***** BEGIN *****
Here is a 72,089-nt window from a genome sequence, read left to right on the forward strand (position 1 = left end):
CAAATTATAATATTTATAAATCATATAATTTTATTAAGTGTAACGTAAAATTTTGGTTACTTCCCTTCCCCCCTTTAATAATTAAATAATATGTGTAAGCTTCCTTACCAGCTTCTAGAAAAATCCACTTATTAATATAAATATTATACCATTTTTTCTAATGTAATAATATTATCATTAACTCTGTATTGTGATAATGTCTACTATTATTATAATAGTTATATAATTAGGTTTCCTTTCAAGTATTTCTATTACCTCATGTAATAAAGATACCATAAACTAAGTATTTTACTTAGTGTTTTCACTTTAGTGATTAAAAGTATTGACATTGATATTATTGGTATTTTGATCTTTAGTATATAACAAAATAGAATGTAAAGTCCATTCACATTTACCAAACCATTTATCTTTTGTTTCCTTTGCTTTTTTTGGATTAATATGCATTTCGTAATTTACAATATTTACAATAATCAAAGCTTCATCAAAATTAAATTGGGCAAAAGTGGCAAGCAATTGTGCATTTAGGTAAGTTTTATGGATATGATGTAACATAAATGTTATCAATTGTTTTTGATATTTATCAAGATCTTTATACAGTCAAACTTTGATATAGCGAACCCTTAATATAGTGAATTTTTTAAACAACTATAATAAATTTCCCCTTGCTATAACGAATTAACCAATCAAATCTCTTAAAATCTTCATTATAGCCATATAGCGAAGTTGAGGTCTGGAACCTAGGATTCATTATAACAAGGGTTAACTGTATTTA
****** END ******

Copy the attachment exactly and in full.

Here is a 72,089-nt window from a genome sequence, read left to right on the forward strand (position 1 = left end):
CAAATTATAATATTTATAAATCATATAATTTTATTAAGTGTAACGTAAAATTTTGGTTACTTCCCTTCCCCCCTTTAATAATTAAATAATATGTGTAAGCTTCCTTACCAGCTTCTAGAAAAATCCACTTATTAATATAAATATTATACCATTTTTTCTAATGTAATAATATTATCATTAACTCTGTATTGTGATAATGTCTACTATTATTATAATAGTTATATAATTAGGTTTCCTTTCAAGTATTTCTATTACCTCATGTAATAAAGATACCATAAACTAAGTATTTTACTTAGTGTTTTCACTTTAGTGATTAAAAGTATTGACATTGATATTATTGGTATTTTGATCTTTAGTATATAACAAAATAGAATGTAAAGTCCATTCACATTTACCAAACCATTTATCTTTTGTTTCCTTTGCTTTTTTTGGATTAATATGCATTTCGTAATTTACAATATTTACAATAATCAAAGCTTCATCAAAATTAAATTGGGCAAAAGTGGCAAGCAATTGTGCATTTAGGTAAGTTTTATGGATATGATGTAACATAAATGTTATCAATTGTTTTTGATATTTATCAAGATCTTTATACAGTCAAACTTTGATATAGCGAACCCTTAATATAGTGAATTTTTTAAACAACTATAATAAATTTCCCCTTGCTATAACGAATTAACCAATCAAATCTCTTAAAATCTTCATTATAGCCATATAGCGAAGTTGAGGTCTGGAACCTAGGATTCATTATAACAAGGGTTAACTGTATTTA